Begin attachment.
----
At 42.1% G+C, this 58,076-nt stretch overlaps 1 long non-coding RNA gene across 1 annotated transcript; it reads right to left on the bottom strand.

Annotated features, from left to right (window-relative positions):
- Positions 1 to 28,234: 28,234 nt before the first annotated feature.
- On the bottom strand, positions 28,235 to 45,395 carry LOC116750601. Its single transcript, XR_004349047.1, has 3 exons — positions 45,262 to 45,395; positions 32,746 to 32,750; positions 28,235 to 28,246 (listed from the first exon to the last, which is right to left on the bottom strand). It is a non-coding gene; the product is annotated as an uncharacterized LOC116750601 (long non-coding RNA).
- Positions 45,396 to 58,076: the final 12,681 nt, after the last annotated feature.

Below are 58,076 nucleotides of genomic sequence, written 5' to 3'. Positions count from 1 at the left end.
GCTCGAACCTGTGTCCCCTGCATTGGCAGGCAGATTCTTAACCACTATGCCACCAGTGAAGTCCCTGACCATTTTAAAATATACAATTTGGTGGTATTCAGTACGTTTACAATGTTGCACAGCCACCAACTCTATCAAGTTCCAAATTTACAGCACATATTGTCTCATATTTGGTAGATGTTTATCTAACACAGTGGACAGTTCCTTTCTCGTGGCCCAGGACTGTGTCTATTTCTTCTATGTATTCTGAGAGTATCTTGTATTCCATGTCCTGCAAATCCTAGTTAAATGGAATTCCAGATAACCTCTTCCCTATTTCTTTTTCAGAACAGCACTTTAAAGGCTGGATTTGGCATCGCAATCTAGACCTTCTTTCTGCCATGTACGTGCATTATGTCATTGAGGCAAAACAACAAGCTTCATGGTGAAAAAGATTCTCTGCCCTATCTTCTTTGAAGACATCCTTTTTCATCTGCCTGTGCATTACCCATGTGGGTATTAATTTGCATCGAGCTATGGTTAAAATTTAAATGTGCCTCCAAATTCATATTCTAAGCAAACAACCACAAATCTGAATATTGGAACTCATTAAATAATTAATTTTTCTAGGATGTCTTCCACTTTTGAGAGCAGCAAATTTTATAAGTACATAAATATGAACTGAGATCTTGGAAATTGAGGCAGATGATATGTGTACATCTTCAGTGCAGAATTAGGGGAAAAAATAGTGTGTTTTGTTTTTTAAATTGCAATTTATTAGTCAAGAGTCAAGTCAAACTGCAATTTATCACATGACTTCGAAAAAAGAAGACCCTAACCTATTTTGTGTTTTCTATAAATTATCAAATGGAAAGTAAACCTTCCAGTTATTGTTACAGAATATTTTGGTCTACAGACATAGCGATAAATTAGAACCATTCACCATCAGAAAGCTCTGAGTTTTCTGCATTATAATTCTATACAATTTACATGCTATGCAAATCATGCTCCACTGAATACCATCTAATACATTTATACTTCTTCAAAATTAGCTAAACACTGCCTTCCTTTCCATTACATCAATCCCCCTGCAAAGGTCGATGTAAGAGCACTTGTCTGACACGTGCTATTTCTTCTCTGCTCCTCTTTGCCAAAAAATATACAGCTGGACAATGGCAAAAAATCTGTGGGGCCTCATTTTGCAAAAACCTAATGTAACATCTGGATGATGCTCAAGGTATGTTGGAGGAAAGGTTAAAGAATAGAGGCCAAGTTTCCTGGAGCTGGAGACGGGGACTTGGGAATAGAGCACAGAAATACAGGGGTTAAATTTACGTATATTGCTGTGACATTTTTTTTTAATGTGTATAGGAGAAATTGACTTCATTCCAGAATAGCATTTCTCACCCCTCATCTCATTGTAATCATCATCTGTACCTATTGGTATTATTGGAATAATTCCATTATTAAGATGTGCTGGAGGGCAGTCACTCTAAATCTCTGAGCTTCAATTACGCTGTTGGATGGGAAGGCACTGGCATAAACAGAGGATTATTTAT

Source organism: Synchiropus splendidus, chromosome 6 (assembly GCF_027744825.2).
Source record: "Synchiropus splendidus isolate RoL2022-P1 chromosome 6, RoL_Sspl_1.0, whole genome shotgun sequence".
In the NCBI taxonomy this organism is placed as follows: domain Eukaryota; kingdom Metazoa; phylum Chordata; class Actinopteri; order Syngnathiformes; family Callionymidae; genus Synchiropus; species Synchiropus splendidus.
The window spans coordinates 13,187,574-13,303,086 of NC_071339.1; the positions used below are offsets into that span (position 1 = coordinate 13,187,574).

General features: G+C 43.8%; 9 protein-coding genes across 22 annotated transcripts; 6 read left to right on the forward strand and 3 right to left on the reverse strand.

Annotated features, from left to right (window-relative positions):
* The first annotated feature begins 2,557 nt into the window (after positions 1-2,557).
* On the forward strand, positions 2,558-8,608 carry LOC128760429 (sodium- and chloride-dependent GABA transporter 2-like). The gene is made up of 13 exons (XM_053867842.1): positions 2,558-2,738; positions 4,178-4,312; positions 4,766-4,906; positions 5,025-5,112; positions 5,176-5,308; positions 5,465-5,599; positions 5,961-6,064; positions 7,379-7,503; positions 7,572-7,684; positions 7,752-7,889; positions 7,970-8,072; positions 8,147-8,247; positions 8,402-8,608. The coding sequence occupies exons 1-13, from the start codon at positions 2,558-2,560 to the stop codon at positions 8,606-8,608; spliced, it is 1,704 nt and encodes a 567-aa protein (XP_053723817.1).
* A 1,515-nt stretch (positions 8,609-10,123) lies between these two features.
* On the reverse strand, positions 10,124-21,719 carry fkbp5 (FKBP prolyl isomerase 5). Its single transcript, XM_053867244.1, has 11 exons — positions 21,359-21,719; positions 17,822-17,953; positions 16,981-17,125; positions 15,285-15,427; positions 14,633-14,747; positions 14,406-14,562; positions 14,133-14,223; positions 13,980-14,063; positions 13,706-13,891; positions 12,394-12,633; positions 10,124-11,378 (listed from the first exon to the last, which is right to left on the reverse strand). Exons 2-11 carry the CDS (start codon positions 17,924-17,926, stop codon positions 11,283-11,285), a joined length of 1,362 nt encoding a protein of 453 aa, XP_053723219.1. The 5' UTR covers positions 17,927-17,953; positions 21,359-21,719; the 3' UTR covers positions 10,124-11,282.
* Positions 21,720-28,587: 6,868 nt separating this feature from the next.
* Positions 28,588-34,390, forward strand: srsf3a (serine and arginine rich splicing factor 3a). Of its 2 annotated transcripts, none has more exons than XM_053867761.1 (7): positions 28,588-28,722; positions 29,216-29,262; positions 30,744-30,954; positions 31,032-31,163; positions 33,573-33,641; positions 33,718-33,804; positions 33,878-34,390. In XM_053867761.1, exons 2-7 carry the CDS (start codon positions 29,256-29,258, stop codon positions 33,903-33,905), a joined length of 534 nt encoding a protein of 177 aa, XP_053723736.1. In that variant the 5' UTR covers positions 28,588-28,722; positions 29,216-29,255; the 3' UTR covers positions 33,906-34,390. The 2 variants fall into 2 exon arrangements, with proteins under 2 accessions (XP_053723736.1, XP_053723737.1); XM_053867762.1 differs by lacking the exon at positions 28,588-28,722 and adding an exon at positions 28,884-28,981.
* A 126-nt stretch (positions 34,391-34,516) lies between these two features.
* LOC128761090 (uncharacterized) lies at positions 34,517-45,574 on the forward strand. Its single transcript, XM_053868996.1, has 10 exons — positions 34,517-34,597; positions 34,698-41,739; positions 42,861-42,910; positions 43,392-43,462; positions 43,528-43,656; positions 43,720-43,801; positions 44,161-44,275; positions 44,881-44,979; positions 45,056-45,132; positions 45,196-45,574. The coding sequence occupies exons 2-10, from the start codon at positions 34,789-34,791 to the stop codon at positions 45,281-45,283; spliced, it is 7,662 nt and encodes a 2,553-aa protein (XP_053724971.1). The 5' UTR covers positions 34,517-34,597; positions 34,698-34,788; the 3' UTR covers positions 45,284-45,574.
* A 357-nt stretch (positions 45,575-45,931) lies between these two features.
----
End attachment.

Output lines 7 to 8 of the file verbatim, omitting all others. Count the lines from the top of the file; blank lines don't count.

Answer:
GCTCGAACCTGTGTCCCCTGCATTGGCAGGCAGATTCTTAACCACTATGCCACCAGTGAAGTCCCTGACCATTTTAAAATATACAATTTGGTGGTATTCAGTACGTTTACAATGTTGCACAGCCACCAACTCTATCAAGTTCCAAATTTACAGCACATATTGTCTCATATTTGGTAGATGTTTATCTAACACAGTGGACAGTTCCTTTCTCGTGGCCCAGGACTGTGTCTATTTCTTCTATGTATTCTGAGAGTATCTTGTATTCCATGTCCTGCAAATCCTAGTTAAATGGAATTCCAGATAACCTCTTCCCTATTTCTTTTTCAGAACAGCACTTTAAAGGCTGGATTTGGCATCGCAATCTAGACCTTCTTTCTGCCATGTACGTGCATTATGTCATTGAGGCAAAACAACAAGCTTCATGGTGAAAAAGATTCTCTGCCCTATCTTCTTTGAAGACATCCTTTTTCATCTGCCTGTGCATTACCCATGTGGGTATTAATTTGCATCGAGCTATGGTTAAAATTTAAATGTGCCTCCAAATTCATATTCTAAGCAAACAACCACAAATCTGAATATTGGAACTCATTAAATAATTAATTTTTCTAGGATGTCTTCCACTTTTGAGAGCAGCAAATTTTATAAGTACATAAATATGAACTGAGATCTTGGAAATTGAGGCAGATGATATGTGTACATCTTCAGTGCAGAATTAGGGGAAAAAATAGTGTGTTTTGTTTTTTAAATTGCAATTTATTAGTCAAGAGTCAAGTCAAACTGCAATTTATCACATGACTTCGAAAAAAGAAGACCCTAACCTATTTTGTGTTTTCTATAAATTATCAAATGGAAAGTAAACCTTCCAGTTATTGTTACAGAATATTTTGGTCTACAGACATAGCGATAAATTAGAACCATTCACCATCAGAAAGCTCTGAGTTTTCTGCATTATAATTCTATACAATTTACATGCTATGCAAATCATGCTCCACTGAATACCATCTAATACATTTATACTTCTTCAAAATTAGCTAAACACTGCCTTCCTTTCCATTACATCAATCCCCCTGCAAAGGTCGATGTAAGAGCACTTGTCTGACACGTGCTATTTCTTCTCTGCTCCTCTTTGCCAAAAAATATACAGCTGGACAATGGCAAAAAATCTGTGGGGCCTCATTTTGCAAAAACCTAATGTAACATCTGGATGATGCTCAAGGTATGTTGGAGGAAAGGTTAAAGAATAGAGGCCAAGTTTCCTGGAGCTGGAGACGGGGACTTGGGAATAGAGCACAGAAATACAGGGGTTAAATTTACGTATATTGCTGTGACATTTTTTTTTAATGTGTATAGGAGAAATTGACTTCATTCCAGAATAGCATTTCTCACCCCTCATCTCATTGTAATCATCATCTGTACCTATTGGTATTATTGGAATAATTCCATTATTAAGATGTGCTGGAGGGCAGTCACTCTAAATCTCTGAGCTTCAATTACGCTGTTGGATGGGAAGGCACTGGCATAAACAGAGGATTATTTAT

Source organism: Synchiropus splendidus, chromosome 6 (assembly GCF_027744825.2).